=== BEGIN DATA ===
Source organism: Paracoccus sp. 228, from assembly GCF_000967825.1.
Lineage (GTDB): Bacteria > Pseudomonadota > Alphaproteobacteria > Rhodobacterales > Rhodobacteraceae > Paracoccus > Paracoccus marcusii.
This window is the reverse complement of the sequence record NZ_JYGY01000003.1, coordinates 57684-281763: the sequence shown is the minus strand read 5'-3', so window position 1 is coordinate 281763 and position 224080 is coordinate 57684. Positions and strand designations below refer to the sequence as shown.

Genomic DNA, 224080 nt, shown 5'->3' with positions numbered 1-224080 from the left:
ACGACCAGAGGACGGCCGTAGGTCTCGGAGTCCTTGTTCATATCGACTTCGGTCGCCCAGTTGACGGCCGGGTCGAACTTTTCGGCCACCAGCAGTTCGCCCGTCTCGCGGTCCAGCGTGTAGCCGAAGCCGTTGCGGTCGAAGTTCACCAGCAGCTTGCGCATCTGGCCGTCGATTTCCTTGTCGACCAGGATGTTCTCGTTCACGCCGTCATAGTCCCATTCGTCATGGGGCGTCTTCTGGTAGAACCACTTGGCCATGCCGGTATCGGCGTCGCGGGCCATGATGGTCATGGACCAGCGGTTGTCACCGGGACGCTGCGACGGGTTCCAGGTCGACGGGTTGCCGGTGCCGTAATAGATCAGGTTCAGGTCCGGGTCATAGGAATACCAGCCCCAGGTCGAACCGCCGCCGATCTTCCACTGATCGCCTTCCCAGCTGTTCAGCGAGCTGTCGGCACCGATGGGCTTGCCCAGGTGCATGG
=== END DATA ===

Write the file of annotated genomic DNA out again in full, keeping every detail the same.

Source organism: Paracoccus sp. 228, from assembly GCF_000967825.1.
Lineage (GTDB): Bacteria > Pseudomonadota > Alphaproteobacteria > Rhodobacterales > Rhodobacteraceae > Paracoccus > Paracoccus marcusii.
This window is the reverse complement of the sequence record NZ_JYGY01000003.1, coordinates 57684-281763: the sequence shown is the minus strand read 5'-3', so window position 1 is coordinate 281763 and position 224080 is coordinate 57684. Positions and strand designations below refer to the sequence as shown.

Genomic DNA, 224080 nt, shown 5'->3' with positions numbered 1-224080 from the left:
ACGACCAGAGGACGGCCGTAGGTCTCGGAGTCCTTGTTCATATCGACTTCGGTCGCCCAGTTGACGGCCGGGTCGAACTTTTCGGCCACCAGCAGTTCGCCCGTCTCGCGGTCCAGCGTGTAGCCGAAGCCGTTGCGGTCGAAGTTCACCAGCAGCTTGCGCATCTGGCCGTCGATTTCCTTGTCGACCAGGATGTTCTCGTTCACGCCGTCATAGTCCCATTCGTCATGGGGCGTCTTCTGGTAGAACCACTTGGCCATGCCGGTATCGGCGTCGCGGGCCATGATGGTCATGGACCAGCGGTTGTCACCGGGACGCTGCGACGGGTTCCAGGTCGACGGGTTGCCGGTGCCGTAATAGATCAGGTTCAGGTCCGGGTCATAGGAATACCAGCCCCAGGTCGAACCGCCGCCGATCTTCCACTGATCGCCTTCCCAGCTGTTCAGCGAGCTGTCGGCACCGATGGGCTTGCCCAGGTGCATGG